NFL to export regular season games

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NEW ORLEANS -- The NFL will play as many as two regular-season games per year outside the United States starting in 2007, with Mexico, Canada, England and Germany as possible sites for starters.

The plan, first announced last month, was approved Tuesday at the recommendation of new commissioner Roger Goodell, who said the benefits of reaching an international audience outweighed the loss of some teams' home games.

"We are talking about a limited number of games that we think will have a tremendous impact," Goodell said. "It's in response to the growing fan interest in our game overseas. There are more and more fans on a global basis."

NFL games regularly have been televised live in Mexico and Canada and more recently in Europe, notably Britain.

Proposals for a stadium in Los Angeles, often cited as a possible future home for the Saints or another small-market team, was discussed, but there was no substantial progress made.

One increasing concern is projected construction costs now escalating in the range of $1 billion. That makes the project less attractive to the league unless public funding or a possible outside investor materializes, owners said.

"At this meeting, I don't think (NFL owners) were prepared to pay that for Los Angeles' stadium," one team owner said.

The owners also voted to take the league's Web site, NFL.com, in-house after allowing CBS SportsLine to operate it for the past five years. The league plans to relaunch the site next spring with the help of other league-owned media such as NFL Films and the NFL Network.

Mark Waller, senior vp of NFL International, said the league expected to schedule only one overseas game in 2007.

No specific sites were given for the games. However, Waller said the league hoped to announce the first site by this coming Super Bowl, while the teams would be selected later.

"Germany has a large number of sites as it's just done the World Cup. UK has a significant number of great sites," Waller said. "We know the sites in Mexico and Canada, so there's no shortage of venues that are interested in these games."

The plan would be set up so that teams would rotate over a 16-year period, with each team playing outside the country twice over that span, once as a visitor, the other as a home team. That means a team would lose one home team during that span.

"Obviously the league's going to work out the economics and if we lose a home game, we'll get compensated," said Pat Bowlen, owner of the Denver Broncos. "We're comfortable with it. Obviously we'd like to play in Mexico or Canada and not have to travel to Europe and that's probably the way it would be set up because of our location. But as far as the league's concerned, I think it's a great idea."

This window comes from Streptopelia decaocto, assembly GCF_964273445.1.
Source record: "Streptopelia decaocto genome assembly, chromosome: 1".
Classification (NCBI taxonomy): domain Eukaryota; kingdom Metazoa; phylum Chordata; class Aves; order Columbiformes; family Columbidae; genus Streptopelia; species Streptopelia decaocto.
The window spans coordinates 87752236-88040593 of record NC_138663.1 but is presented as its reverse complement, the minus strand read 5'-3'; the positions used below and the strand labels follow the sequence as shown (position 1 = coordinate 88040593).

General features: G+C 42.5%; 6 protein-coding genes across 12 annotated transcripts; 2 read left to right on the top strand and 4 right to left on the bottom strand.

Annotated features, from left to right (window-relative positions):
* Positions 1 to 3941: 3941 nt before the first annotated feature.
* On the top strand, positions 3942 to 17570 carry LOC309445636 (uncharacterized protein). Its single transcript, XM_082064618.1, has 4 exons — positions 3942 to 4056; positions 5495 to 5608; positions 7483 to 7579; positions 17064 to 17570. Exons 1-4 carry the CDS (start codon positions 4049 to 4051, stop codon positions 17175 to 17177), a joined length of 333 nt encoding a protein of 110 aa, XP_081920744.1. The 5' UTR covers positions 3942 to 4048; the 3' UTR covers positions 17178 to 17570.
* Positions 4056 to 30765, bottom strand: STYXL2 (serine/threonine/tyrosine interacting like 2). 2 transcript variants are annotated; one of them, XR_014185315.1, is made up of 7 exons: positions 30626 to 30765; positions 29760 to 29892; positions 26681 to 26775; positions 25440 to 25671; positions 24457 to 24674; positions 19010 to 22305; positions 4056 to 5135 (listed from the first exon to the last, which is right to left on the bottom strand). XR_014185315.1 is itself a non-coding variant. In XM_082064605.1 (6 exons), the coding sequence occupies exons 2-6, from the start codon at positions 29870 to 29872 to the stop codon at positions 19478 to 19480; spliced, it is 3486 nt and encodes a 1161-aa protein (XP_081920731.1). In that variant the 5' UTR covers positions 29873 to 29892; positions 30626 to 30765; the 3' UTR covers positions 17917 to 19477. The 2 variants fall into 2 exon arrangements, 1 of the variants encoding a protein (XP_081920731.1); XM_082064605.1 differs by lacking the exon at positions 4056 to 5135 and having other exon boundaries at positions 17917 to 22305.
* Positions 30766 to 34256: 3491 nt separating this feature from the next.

In 2005, the NFL staged its first regular-season game outside the United States when the Arizona Cardinals hosted the San Francisco 49ers in Mexico City. A crowd of 103,467 flocked to Azteca Stadium, the largest crowd for a regular-season game in NFL history.

The league also has played numerous exhibition games overseas for the past two decades. The New England Patriots and Seattle Seahawks will play a preseason game next August in Beijing.

Waller said the international popularity of certain teams would not necessarily determine who goes abroad. He said people in foreign markets were more concerned with simply hosting a regular season game, rather than exhibitions in which the best players tend see little action.

"The overwhelming preference is the game itself," Waller said.

The visit to New Orleans was a short one as most owners arrived either Monday night or Tuesday morning and left Tuesday evening.

Former NFL Commissioner Paul Tagliabue, before he officially left the job over the summer, had called for the regularly scheduled October meetings to be held in New Orleans as part of the league's show of support for the city as it rebuilds from Hurricane Katrina.

Owners and the commissioner said they have marveled at the repairs made to the Louisiana Superdome in less than a year and praised area fans for selling out the Saints' home stadium for the whole season.

However, Saints owner Tom Benson, while pleased with the progress, said the Saints still have nearly 30 of 137 suites in the Superdome unsold and added that his team lagged behind others in corporate sponsorships.

"Our hospitality industry especially needs to come forward," he said. "I don't want to finger-point or anything, but we have to work together in order to make this thing successful.

"The long-term market, nobody can tell right now," Benson continued. "But a year ago, before Katrina, we weren't quite sure and look what we've done. There's no telling what could happen."

Goodell said the bidding process for the 2011 Super Bowl will begin soon with a decision hopefully made by the next owners' meeting, slated for March in Scottsdale, Ariz.
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